Many people swear by meditation and mindfulness exercises as a way to increase happiness and peacefulness, but now Harvard researchers have discovered that these exercises might also increase growth of the brain's gray matter and have measurable changes upon brain areas that are associated with memory, sense of self, empathy, and stress.
The study will be published in next January's issue of Psychiatry Research: Neuroimaging, but the Harvard-affiliated research team at Massachusetts General Hospital already reported their findings about the meditation-produced changes in the brain's gray matter.
"Although the practice of meditation is associated with a sense of peacefulness and physical relaxation, practitioners have long claimed that meditation also provides cognitive and psychological benefits that persist throughout the day," said one of the study's senior author Sara Lazar. "This study demonstrates that changes in brain structure may underlie some of these reported improvements and that people are not just feeling better because they are spending time relaxing."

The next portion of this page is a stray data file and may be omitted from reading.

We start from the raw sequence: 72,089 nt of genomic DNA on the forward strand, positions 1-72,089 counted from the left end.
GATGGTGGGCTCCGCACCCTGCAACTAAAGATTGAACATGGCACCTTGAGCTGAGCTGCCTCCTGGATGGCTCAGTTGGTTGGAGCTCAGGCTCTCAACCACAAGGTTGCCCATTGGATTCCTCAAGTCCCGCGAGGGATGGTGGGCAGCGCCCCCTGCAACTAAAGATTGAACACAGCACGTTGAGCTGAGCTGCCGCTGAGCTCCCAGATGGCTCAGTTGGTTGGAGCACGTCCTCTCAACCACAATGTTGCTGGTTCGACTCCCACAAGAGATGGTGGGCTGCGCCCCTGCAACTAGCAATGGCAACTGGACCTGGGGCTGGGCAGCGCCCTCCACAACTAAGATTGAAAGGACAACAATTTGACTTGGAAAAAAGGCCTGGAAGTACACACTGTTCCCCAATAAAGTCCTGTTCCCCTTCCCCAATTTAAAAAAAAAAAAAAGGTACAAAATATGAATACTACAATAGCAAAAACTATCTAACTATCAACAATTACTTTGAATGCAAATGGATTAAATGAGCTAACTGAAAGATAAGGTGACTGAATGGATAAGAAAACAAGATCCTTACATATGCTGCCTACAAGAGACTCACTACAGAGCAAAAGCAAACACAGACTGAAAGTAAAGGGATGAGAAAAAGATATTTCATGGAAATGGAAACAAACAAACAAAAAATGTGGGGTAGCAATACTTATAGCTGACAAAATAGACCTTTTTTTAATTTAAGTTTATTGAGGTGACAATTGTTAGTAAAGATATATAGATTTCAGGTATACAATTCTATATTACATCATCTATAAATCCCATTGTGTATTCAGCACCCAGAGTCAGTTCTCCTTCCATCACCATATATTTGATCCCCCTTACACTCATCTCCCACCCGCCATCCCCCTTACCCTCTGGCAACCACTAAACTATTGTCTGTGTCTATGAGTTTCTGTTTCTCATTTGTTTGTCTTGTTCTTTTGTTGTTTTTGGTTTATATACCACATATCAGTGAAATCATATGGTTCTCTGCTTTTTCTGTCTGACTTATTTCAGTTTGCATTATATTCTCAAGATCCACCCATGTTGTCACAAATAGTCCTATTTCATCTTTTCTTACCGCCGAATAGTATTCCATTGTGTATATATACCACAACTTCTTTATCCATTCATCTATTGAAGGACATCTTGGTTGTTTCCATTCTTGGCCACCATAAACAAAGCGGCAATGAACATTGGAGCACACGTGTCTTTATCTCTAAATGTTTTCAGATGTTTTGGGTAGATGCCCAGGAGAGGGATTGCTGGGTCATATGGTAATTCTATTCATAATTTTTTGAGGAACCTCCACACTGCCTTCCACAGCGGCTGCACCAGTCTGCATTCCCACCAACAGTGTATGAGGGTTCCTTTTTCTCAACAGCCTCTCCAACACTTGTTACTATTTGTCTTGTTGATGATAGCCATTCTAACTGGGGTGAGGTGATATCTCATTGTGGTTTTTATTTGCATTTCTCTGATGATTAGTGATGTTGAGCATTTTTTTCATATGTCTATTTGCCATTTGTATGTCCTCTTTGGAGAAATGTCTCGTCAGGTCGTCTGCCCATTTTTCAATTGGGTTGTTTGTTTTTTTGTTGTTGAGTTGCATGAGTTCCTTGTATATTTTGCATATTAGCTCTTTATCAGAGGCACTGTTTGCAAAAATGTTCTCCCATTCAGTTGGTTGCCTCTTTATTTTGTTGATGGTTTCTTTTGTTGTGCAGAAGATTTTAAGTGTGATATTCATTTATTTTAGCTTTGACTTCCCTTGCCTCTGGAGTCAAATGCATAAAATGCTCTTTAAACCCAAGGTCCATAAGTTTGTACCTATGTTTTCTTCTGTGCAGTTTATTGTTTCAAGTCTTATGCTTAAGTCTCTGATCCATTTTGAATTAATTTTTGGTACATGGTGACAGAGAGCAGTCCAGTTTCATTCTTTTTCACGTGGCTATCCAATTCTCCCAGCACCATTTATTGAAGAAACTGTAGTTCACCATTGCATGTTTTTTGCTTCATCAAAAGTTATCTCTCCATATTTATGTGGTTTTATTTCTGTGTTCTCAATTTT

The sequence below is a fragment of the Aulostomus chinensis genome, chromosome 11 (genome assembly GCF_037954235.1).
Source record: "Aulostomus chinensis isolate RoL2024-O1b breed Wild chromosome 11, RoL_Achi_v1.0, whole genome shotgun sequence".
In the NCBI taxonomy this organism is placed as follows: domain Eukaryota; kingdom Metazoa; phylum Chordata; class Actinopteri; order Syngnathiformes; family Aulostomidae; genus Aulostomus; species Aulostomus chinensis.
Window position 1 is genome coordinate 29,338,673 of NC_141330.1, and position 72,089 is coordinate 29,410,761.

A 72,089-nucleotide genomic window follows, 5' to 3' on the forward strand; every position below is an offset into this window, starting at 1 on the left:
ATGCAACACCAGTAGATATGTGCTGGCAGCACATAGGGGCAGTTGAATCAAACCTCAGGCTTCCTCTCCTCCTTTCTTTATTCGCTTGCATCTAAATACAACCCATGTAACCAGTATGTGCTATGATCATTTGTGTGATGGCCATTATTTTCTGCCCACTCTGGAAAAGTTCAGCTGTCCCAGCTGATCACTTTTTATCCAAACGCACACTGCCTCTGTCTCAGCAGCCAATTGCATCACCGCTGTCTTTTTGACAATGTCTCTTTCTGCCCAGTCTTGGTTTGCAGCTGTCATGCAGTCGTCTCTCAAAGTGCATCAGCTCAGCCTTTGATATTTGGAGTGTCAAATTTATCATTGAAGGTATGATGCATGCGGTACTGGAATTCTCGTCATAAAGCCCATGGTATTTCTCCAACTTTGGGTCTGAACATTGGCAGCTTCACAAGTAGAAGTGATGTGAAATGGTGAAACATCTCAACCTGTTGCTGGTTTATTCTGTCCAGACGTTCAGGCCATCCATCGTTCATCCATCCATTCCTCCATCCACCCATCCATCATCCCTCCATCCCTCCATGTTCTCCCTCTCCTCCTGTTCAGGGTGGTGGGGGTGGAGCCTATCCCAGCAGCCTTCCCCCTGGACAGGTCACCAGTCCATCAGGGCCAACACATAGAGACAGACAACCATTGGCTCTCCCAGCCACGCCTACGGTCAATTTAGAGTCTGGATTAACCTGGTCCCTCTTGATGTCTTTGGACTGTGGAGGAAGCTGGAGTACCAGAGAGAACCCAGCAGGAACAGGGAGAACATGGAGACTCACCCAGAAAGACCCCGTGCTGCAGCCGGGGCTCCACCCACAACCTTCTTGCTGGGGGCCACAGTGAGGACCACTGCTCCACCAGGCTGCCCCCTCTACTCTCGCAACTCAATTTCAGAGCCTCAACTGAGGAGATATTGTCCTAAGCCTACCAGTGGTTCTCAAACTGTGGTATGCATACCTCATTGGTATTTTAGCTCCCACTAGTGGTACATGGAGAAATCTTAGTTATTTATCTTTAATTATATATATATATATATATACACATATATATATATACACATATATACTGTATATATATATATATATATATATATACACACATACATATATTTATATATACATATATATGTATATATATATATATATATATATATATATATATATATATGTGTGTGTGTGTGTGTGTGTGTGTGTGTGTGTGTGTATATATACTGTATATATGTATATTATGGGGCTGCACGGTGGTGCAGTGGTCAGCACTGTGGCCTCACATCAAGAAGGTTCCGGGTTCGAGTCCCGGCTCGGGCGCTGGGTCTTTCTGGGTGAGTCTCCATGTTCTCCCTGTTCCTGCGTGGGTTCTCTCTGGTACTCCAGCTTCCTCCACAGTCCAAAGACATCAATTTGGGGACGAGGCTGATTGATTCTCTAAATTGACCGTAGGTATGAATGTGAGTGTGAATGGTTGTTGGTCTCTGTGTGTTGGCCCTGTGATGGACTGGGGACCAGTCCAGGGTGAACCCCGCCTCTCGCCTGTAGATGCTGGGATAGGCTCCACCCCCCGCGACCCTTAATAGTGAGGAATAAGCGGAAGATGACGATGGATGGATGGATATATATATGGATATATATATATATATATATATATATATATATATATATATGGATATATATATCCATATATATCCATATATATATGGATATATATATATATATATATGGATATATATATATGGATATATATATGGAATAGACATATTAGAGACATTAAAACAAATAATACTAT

Basically, researchers measured the MR images of participants brains over an eight-week mindfulness program from the University of Massachusetts Center for Mindfulness called Mindfulness-Based Stress Reduction. The program focuses on "nonjudgmental awareness of sensations, feelings, and state of mind" and is delivered through audio recordings and guided meditation. MR scans were also taken for a control group of people who weren't participating in the mindfulness exercises.
The scans showed increased "gray-matter density in the hippocampus" of the participants. The hippocampus, of course, helps with learning, memory, self-awareness, compassion and introspection. The scans of the participants also reflected a "decreased gray-matter density in the amygdala" which plays a role in anxiety and stress.
“It is fascinating to see the brain’s plasticity and that, by practicing meditation, we can play an active role in changing the brain and can increase our well-being and quality of life," said Britta Hölzel, one of the authors on the paper.
The study participants spent an average of 27 minutes doing mindfulness exercises, and their self-response reports also indicated an improved sense of mindfulness.
Have you ever tried meditation to calm yourself down? What do you think of the study's results? Let us know in the comments.